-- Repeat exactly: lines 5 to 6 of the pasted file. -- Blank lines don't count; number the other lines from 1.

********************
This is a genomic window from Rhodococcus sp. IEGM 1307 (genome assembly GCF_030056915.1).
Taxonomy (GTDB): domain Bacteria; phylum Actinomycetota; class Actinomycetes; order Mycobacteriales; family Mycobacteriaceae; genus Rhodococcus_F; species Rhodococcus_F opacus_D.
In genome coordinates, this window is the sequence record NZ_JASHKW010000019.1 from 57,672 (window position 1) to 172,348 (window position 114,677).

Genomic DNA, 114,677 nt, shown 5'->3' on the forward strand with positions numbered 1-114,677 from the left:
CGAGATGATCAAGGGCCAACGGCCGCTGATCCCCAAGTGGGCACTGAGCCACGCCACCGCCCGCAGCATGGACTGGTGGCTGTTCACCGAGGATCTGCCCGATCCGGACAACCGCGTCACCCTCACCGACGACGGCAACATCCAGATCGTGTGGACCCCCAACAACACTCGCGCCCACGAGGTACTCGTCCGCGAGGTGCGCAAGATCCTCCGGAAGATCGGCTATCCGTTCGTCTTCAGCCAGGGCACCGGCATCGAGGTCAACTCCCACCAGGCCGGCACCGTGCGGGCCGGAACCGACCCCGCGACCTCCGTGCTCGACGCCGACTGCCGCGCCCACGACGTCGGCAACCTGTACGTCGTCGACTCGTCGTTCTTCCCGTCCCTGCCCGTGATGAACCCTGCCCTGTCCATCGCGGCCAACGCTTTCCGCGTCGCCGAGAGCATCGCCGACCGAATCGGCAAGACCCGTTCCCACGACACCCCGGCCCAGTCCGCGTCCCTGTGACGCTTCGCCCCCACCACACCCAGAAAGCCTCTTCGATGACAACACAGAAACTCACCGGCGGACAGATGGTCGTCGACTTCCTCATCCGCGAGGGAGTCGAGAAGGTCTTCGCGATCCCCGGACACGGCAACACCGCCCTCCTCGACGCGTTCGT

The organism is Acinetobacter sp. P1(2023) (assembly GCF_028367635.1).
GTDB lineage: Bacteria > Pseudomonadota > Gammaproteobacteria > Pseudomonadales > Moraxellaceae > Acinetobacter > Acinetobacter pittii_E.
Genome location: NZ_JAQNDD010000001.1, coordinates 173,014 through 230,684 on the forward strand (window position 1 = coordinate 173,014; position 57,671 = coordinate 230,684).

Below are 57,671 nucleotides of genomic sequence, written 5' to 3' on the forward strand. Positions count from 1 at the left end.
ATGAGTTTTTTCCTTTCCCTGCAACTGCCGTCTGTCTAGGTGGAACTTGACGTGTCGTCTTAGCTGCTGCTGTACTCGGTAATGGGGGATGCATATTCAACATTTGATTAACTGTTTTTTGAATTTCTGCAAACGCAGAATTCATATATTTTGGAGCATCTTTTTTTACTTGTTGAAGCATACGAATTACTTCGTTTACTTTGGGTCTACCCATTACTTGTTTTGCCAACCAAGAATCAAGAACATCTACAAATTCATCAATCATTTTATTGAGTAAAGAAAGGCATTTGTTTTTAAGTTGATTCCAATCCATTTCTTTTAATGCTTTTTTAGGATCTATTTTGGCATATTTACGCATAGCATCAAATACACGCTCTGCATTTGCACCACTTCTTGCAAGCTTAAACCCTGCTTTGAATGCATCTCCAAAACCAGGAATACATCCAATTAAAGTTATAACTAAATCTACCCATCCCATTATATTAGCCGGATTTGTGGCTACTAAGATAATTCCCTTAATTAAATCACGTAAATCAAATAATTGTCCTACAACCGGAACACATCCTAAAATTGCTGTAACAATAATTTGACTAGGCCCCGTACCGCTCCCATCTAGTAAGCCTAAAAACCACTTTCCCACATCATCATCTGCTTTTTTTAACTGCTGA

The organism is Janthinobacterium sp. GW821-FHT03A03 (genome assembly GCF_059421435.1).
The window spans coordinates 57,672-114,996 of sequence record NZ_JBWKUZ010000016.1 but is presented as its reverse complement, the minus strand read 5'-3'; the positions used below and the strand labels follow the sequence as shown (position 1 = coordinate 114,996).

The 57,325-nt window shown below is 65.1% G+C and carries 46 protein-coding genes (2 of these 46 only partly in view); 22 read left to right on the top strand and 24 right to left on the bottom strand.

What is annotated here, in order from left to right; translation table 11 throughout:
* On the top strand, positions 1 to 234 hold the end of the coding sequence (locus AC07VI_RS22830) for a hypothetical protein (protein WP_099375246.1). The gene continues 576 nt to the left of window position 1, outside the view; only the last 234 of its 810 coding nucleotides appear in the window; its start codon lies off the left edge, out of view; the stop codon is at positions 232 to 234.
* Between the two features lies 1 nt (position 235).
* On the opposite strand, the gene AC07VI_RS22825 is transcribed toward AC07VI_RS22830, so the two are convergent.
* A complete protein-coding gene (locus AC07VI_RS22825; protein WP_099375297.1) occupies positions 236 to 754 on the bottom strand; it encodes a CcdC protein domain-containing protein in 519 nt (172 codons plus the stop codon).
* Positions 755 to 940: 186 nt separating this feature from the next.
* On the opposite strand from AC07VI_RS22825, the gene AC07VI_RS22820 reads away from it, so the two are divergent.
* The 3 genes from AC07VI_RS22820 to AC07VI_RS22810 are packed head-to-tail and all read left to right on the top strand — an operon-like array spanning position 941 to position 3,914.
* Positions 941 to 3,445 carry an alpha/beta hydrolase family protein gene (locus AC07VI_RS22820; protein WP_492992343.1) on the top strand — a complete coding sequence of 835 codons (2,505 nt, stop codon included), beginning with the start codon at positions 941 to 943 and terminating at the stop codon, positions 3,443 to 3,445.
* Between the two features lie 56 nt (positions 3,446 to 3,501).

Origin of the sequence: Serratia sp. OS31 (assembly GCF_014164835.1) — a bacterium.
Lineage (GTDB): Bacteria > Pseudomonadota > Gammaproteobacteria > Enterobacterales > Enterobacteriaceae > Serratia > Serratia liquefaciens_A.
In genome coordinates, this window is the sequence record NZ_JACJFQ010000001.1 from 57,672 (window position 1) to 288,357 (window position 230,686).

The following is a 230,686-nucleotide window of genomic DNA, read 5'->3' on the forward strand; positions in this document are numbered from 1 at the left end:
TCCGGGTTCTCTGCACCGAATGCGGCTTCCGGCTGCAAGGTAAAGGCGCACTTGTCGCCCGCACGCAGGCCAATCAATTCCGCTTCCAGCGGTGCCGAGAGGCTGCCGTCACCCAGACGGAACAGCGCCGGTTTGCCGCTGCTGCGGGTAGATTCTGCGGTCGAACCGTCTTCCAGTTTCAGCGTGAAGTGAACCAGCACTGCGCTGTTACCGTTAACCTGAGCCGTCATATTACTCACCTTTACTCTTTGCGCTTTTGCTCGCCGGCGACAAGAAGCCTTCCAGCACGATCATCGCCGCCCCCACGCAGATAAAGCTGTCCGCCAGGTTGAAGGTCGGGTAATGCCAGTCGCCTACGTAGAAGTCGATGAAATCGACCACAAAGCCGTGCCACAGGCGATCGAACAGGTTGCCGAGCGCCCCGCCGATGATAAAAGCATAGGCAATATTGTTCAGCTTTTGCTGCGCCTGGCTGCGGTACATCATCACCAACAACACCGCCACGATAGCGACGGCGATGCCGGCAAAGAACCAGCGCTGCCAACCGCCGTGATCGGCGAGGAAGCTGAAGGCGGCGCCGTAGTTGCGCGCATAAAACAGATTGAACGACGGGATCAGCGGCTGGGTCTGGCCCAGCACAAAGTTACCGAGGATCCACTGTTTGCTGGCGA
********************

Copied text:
CGAGATGATCAAGGGCCAACGGCCGCTGATCCCCAAGTGGGCACTGAGCCACGCCACCGCCCGCAGCATGGACTGGTGGCTGTTCACCGAGGATCTGCCCGATCCGGACAACCGCGTCACCCTCACCGACGACGGCAACATCCAGATCGTGTGGACCCCCAACAACACTCGCGCCCACGAGGTACTCGTCCGCGAGGTGCGCAAGATCCTCCGGAAGATCGGCTATCCGTTCGTCTTCAGCCAGGGCACCGGCATCGAGGTCAACTCCCACCAGGCCGGCACCGTGCGGGCCGGAACCGACCCCGCGACCTCCGTGCTCGACGCCGACTGCCGCGCCCACGACGTCGGCAACCTGTACGTCGTCGACTCGTCGTTCTTCCCGTCCCTGCCCGTGATGAACCCTGCCCTGTCCATCGCGGCCAACGCTTTCCGCGTCGCCGAGAGCATCGCCGACCGAATCGGCAAGACCCGTTCCCACGACACCCCGGCCCAGTCCGCGTCCCTGTGACGCTTCGCCCCCACCACACCCAGAAAGCCTCTTCGATGACAACACAGAAACTCACCGGCGGACAGATGGTCGTCGACTTCCTCATCCGCGAGGGAGTCGAGAAGGTCTTCGCGATCCCCGGACACGGCAACACCGCCCTCCTCGACGCGTTCGT

The organism is Acinetobacter sp. P1(2023) (assembly GCF_028367635.1).